The subjects were recruited from the readership of Slate, which unsurprisingly means they aren't a very representative sample of the US population (never mind the rest of the world). In particular, about 5% identified as conservative and about 60% as progressive.

Each real event was remembered by 90-98% of subjects. Self-identified conservatives remembered the real events a little less well. Self-identified progressives were much more likely to "remember" a fake event in which G W Bush took a vacation in Texas while Hurricane Katrina was devastating New Orleans. Self-identified conservatives were somewhat more likely to "remember" a fake event in which Barack Obama shook the hand of Mahmoud Ahmedinejad.

About half of the subjects who "remembered" fake events were unable to identify the fake event correctly when they were told that one of the events in the study was fake.

Politics Discussion Thread February 2013

1 OrphanWilde 06 February 2013 09:33PM


  1. Top-level comments should introduce arguments; responses should be responses to those arguments. 
  2. Upvote and downvote based on whether or not you find an argument convincing in the context in which it was raised.  This means if it's a good argument against the argument it is responding to, not whether or not there's a good/obvious counterargument to it; if you have a good counterargument, raise it.  If it's a convincing argument, and the counterargument is also convincing, upvote both.  If both arguments are unconvincing, downvote both. 
  3. A single argument per comment would be ideal; as MixedNuts points out here, it's otherwise hard to distinguish between one good and one bad argument, which makes the upvoting/downvoting difficult to evaluate.
  4. In general try to avoid color politics; try to discuss political issues, rather than political parties, wherever possible.

As Multiheaded added, "Personal is Political" stuff like gender relations, etc also may belong here.


On private marriage contracts

8 [deleted] 12 January 2013 02:53PM
Warning: First Read Everything Here, only participate or read on if you are sure you understand the risks.

Based on the commentary and excerpt Federico made on studiolo, I've added the book Nudge: Improving Decisions about Health, Wealth, and Happiness by Thaler and Sunstein to my reading list. Since the book seems relevant enough to this site and has been mentioned before, I may eventually write a review. The post by Federico is made up mostly of excerpts from Chapter 15 of the book "Privatizing Marriage".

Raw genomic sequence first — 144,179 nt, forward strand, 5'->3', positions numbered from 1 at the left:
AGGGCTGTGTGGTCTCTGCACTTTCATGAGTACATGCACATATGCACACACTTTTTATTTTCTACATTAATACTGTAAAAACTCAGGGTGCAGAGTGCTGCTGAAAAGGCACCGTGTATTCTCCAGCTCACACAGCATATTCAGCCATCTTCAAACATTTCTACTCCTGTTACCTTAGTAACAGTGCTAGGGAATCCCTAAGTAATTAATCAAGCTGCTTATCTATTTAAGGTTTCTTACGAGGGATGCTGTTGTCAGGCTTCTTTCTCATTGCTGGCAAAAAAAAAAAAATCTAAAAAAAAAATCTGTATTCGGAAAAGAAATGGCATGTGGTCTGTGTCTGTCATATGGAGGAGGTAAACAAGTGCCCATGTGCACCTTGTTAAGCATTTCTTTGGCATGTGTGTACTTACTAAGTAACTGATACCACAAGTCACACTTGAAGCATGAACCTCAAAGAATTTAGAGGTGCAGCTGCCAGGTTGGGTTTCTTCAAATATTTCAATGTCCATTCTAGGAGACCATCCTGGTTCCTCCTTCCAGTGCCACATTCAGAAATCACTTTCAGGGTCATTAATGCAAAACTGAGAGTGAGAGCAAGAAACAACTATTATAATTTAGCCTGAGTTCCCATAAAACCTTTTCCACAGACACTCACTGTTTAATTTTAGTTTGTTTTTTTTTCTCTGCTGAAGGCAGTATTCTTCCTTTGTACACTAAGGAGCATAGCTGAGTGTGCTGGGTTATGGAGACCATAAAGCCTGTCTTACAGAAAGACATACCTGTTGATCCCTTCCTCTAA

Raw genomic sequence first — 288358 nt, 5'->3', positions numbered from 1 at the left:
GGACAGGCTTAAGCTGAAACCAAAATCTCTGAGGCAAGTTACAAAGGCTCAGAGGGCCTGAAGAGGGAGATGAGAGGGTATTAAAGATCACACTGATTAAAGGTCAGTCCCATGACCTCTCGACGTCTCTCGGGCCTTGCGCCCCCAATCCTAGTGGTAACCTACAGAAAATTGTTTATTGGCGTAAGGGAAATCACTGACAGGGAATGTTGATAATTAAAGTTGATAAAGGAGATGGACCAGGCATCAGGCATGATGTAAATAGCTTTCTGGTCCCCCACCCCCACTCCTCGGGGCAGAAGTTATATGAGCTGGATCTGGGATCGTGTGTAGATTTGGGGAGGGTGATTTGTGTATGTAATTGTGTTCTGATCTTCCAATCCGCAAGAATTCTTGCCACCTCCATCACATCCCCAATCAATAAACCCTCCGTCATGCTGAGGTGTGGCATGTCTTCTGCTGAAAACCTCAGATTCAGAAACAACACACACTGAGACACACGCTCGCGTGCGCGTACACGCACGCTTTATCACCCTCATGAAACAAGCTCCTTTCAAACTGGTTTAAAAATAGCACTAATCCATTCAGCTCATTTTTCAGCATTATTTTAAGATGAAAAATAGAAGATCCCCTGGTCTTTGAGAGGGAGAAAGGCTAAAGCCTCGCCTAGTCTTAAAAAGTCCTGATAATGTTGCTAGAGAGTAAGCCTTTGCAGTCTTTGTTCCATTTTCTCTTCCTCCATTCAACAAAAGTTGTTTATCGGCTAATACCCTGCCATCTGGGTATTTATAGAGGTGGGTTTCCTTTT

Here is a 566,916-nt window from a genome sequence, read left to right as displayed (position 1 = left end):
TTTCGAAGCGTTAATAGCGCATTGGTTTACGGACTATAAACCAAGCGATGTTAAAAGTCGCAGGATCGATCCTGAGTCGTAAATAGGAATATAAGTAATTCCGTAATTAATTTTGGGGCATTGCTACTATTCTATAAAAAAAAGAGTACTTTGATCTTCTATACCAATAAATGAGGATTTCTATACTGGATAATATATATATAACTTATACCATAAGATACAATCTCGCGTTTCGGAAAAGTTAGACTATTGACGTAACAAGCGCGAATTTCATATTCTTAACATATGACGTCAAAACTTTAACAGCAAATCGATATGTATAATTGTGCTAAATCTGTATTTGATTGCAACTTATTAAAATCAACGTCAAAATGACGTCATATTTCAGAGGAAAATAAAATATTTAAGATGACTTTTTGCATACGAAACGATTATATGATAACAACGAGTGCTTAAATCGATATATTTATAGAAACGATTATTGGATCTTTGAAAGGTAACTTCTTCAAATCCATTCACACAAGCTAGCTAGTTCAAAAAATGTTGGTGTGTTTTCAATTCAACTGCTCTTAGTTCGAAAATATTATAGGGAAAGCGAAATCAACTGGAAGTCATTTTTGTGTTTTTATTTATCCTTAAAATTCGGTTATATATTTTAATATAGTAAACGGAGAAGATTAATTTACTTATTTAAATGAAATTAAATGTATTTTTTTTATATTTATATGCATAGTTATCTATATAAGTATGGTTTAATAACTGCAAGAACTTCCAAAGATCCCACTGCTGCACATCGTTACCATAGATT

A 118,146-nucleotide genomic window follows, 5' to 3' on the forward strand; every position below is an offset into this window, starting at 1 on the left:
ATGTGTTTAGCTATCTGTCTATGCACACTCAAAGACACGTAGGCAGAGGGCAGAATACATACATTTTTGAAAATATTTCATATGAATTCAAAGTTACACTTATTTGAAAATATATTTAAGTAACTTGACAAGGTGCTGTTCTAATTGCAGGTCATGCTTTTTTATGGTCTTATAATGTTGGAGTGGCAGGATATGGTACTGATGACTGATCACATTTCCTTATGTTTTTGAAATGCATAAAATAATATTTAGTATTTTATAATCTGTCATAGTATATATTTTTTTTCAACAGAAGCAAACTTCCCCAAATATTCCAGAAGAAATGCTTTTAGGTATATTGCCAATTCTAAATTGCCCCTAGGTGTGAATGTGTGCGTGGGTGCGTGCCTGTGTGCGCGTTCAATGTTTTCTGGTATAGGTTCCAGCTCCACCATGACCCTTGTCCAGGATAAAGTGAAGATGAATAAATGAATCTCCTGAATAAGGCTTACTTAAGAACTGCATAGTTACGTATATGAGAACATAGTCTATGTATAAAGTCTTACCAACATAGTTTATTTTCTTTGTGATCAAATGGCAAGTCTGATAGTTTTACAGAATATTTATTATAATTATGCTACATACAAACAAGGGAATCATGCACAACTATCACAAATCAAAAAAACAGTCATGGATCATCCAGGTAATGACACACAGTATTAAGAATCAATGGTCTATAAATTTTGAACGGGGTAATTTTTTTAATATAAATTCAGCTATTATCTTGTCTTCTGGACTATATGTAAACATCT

In addition to this I recommend reading the following excellent essays:

The reason the particular topic he talks about caught my interest is because the proposed solutions by Thaler and Sunstein seem somewhat similar to the one I argued for...

Marriage is a personal or religious arrangement, it is only the states business as far as it is also a legally enforceable contract. It is fundamentally unfair that people agree to a set of legal terms and cultural expectations that ideally are aimed to last a lifetime yet the state messes with the contract beyond recognition in just a few decades without their consent.

Consider a couple marrying in 1930s or 1940s that died or divorced in the 1980s. Did they even end their marriage in the same institution they started in? Consider how divorce laws and practice had changed. Ridiculous. People should have the right to sign an explicit, customisable contract governing their rights and duties as well as terms of dissolution in it. Beyond that the state should have no say, also such contracts should supersede any legislation the state has on child custody, though perhaps some limits on what exactly they can agree on would be in order.

Such a contract has no good reason to be limited to just describing traditional marriage or even having that much to do with sex or even raising children, it can and should be used to help people formalize platonic and non-sexual relationships as well. It should also be used for various kinds of non-traditional (for Western civ) marriage like polygamy or other kinds of polyamours arrangements and naturally homosexual unions.

...and Vladimir_M argued convincingly against. Here...

However, are you sure that you understand just how radical the above statement is? The libertarian theory of contracts -- that you should have full freedom to enter any voluntary contract as far as your own property and rights are concerned -- sounds appealing in the abstract. (Robin Hanson would probably say "in far mode.") Yet on closer consideration, it implies all sorts of possible (and plausible) arrangements that would make most people scream with horror.